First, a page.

Hosking DE, Ayton S, Beckett N, et al., 2018, More evidence is needed. Iron, incident cognitive decline and dementia: a systematic review, THERAPEUTIC ADVANCES IN CHRONIC DISEASE, Vol: 9, Pages: 241-256, ISSN: 2040-6223
Anstey KJ, Peters R, 2018, Alcohol and dementia - risk or protective factor?, NATURE REVIEWS NEUROLOGY, Vol: 14, Pages: 635-636, ISSN: 1759-4758
Tully PJ, Turnbull DA, Anstey KJ, et al., 2018, The association between blood pressure variability (BPV) with dementia and cognitive function: a systematic review and meta-analysis protocol, SYSTEMATIC REVIEWS, Vol: 7
Peters R, Anstey KJ, Booth A, et al., 2018, Orthostatic hypotension and symptomatic subclinical orthostatic hypotension increase risk of cognitive impairment: an integrated evidence review and analysis of a large older adult hypertensive cohort, EUROPEAN HEART JOURNAL, Vol: 39, Pages: 3135-3143, ISSN: 0195-668X
Tully PJ, Peters R, Peres K, et al., 2018, Effect of SSRI and calcium channel blockers on depression symptoms and cognitive function in elderly persons treated for hypertension: three city cohort study, INTERNATIONAL PSYCHOGERIATRICS, Vol: 30, Pages: 1345-1354, ISSN: 1041-6102
Mortby ME, Peters R, 2018, Greater cognitive decline relative to normal ageing occurs at least 10 years prior to clinical dementia diagnosis., BMJ Evid Based Med, Vol: 23
Skrobot OA, Black SE, Chen C, et al., 2018, Progress toward standardized diagnosis of vascular cognitive impairment: Guidelines from the Vascular Impairment of Cognition Classification Consensus Study, ALZHEIMERS & DEMENTIA, Vol: 14, Pages: 280-292, ISSN: 1552-5260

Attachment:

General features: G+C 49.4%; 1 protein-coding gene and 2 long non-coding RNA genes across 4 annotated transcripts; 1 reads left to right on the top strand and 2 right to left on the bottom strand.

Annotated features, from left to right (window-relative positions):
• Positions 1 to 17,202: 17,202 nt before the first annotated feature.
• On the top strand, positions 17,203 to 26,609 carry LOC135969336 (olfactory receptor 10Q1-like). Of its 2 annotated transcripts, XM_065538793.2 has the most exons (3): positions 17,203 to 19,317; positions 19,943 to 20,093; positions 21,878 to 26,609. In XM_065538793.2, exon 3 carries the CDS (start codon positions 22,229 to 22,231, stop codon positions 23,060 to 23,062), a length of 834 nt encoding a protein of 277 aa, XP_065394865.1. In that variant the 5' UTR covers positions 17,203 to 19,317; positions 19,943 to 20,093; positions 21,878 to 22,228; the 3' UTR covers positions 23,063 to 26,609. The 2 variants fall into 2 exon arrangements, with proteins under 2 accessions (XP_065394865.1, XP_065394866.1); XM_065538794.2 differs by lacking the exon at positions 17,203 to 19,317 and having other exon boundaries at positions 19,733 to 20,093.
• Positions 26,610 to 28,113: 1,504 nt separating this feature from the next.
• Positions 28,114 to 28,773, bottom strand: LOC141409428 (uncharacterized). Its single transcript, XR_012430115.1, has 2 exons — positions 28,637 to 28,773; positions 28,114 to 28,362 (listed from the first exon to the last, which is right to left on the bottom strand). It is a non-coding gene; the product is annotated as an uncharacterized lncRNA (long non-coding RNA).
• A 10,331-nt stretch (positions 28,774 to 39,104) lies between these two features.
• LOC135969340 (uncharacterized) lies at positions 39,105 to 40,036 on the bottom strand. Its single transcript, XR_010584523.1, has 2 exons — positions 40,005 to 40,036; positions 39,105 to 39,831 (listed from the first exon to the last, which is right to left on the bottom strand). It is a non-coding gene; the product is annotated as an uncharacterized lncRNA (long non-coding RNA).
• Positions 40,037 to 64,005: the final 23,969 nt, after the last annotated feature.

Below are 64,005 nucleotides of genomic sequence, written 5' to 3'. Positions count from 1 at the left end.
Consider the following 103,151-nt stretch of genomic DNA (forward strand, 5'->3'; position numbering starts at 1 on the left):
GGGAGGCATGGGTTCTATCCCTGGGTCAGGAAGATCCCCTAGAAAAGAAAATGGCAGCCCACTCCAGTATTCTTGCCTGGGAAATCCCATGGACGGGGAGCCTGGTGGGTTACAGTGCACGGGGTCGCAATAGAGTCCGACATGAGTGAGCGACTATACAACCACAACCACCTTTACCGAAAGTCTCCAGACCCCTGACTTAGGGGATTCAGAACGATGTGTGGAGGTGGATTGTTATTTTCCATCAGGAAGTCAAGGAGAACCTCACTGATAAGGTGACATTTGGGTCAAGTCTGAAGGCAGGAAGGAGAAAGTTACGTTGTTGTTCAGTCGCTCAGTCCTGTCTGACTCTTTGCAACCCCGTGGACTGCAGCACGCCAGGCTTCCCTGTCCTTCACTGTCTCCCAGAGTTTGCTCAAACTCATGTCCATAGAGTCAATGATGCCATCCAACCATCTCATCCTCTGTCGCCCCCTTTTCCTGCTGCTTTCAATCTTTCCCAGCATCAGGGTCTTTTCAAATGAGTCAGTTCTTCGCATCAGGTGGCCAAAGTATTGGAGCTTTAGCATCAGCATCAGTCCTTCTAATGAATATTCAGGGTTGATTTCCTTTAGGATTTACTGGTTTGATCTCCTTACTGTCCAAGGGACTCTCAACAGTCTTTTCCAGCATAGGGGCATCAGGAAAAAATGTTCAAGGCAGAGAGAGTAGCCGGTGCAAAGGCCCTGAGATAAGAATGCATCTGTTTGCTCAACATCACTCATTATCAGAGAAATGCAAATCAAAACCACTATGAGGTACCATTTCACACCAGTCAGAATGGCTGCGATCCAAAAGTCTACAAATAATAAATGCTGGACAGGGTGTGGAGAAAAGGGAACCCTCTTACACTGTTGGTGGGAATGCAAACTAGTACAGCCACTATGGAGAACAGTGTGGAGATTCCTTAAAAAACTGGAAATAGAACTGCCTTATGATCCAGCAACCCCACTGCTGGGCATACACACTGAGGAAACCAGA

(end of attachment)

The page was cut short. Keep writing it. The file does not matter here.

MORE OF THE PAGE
Anstey KJ, Peters R, 2018, Oversimplification of Dementia Risk Reduction Messaging Is a Threat to Knowledge Translation in Dementia Prevention Research, JPAD-JOURNAL OF PREVENTION OF ALZHEIMERS DISEASE, Vol: 5, Pages: 2-4, ISSN: 2274-5807
Anstey KJ, Peters R, Clare L, et al., 2017, Joining forces to prevent dementia: The International Research Network On Dementia Prevention (IRNDP), INTERNATIONAL PSYCHOGERIATRICS, Vol: 29, Pages: 1757-1760, ISSN: 1041-6102
Malhotra R, Hoang AN, Benavente O, et al., 2017, Association Between More Intensive vs Less Intensive Blood Pressure Lowering and Risk of Mortality in Chronic Kidney Disease Stages 3 to 5 A Systematic Review and Meta-analysis, JAMA INTERNAL MEDICINE, Vol: 177, Pages: 1498-1505, ISSN: 2168-6106
Skrobot OA, O'Brien J, Black S, et al., 2017, The Vascular Impairment of Cognition Classification Consensus Study, ALZHEIMERS & DEMENTIA, Vol: 13, Pages: 624-633, ISSN: 1552-5260
Bulpitt CJ, Webb R, Beckett N, et al., 2017, Antihypertensive treatment decreases arterial stiffness at night but not during the day. Results from the Hypertension in the Very Elderly Trial, BLOOD PRESSURE, Vol: 26, Pages: 109-114
Anstey KJ, Ashby-Mitchell K, Peters R, 2017, Updating the Evidence on the Association between Serum Cholesterol and Risk of Late-Life Dementia: Review and Meta-Analysis, JOURNAL OF ALZHEIMERS DISEASE, Vol: 56, Pages: 215-228, ISSN: 1387-2877
Antikainen RL, Peters R, Beckett NS, et al., 2016, Left ventricular hypertrophy is a predictor of cardiovascular events in elderly hypertensive patients: Hypertension in the Very Elderly Trial, JOURNAL OF HYPERTENSION, Vol: 34, Pages: 2280-2286, ISSN: 0263-6352